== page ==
It is impossible to tell how much of the story of Amakusa Shiro lies buried within the legends of the Hidden Christians. There are Biblical analogies or understandable errors for almost every element, but some are still tantalisingly similar to reportage of the Rebellion. At the end of the world, say some Hidden Christian legends ‘…a great fireball will descend. Winds will roar, torrential rains fall and insects plague the earth. All kinds of human negligence will be visible.’
Soon after, the world itself shall be consumed in fire, leading to times so desperate that animals and birds will beg to be eaten by Christians, so that at least some small part of them might survive the apocalypse. Finally, Deus will return to the Earth and sit in judgement upon humanity. Those on his right, the Christian believers, will all become ‘buddhas’, and live eternally. Those on his left, the unbelievers, will be kicked down into hell along with the tengu.
Book extract from Christ’s Samurai: The True Story of the Shimabara Rebellion by Jonathan Clements.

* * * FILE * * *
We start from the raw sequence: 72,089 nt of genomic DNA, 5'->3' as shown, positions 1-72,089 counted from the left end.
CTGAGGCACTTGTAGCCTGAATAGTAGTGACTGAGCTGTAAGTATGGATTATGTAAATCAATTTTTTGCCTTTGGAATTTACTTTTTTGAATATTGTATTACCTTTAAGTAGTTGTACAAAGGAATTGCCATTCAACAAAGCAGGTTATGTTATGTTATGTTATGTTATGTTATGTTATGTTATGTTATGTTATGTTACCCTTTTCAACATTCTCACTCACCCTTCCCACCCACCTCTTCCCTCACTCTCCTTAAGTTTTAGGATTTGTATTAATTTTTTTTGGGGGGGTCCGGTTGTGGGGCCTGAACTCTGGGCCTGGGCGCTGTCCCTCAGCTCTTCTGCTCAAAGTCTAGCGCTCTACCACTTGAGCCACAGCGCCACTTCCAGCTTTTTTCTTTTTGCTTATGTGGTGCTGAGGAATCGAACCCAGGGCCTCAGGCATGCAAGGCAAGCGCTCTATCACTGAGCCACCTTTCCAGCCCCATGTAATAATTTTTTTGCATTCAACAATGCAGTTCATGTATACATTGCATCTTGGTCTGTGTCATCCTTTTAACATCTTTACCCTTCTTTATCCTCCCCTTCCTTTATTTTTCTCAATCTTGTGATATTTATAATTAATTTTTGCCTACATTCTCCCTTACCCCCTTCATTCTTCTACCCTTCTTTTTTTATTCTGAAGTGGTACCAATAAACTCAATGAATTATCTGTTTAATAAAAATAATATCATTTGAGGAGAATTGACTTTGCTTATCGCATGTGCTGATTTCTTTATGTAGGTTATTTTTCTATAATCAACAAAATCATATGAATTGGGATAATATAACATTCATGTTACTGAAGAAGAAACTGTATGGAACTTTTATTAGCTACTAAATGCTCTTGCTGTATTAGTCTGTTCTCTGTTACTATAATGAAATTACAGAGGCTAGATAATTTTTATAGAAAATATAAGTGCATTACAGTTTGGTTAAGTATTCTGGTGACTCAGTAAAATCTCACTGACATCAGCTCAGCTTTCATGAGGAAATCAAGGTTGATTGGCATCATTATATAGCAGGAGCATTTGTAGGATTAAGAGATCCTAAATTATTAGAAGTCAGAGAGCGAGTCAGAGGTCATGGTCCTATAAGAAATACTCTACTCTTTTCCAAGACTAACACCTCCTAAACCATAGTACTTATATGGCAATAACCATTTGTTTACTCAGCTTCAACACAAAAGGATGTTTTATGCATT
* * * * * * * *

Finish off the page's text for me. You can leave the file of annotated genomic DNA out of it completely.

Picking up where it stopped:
Comments are in for my new Armchair Traveller’s History of Beijing, from some impressively heavy hitters.
“This book is like having a friendly, knowledgeable companion taking your arm as you wander through the back alleys and boulevards of one of the world’s great cities. Clements wears his learning lightly, and his informed but inclusive tone makes this the perfect book for the visitor to Beijing.” — Rana Mitter, author of Modern China: A Very Short Introduction
“Beijingers, both Chinese and foreign, mourn the Chinese capital’s rapidly-disappearing traditional alleys but few of us appreciate Beijing as a city that has lasted through 2,500 years of building and destruction. Jonathan Clements’ tour of the city starts with Peking Man and a jovial candy seller, and moves on through the Chinese dynasties with a readable flair. He comes well-stocked with tales that will be new even to long-time residents. It’s a book for a warm teahouse on a cold winter afternoon.” — Lucy Hornby, China correspondent, Financial Times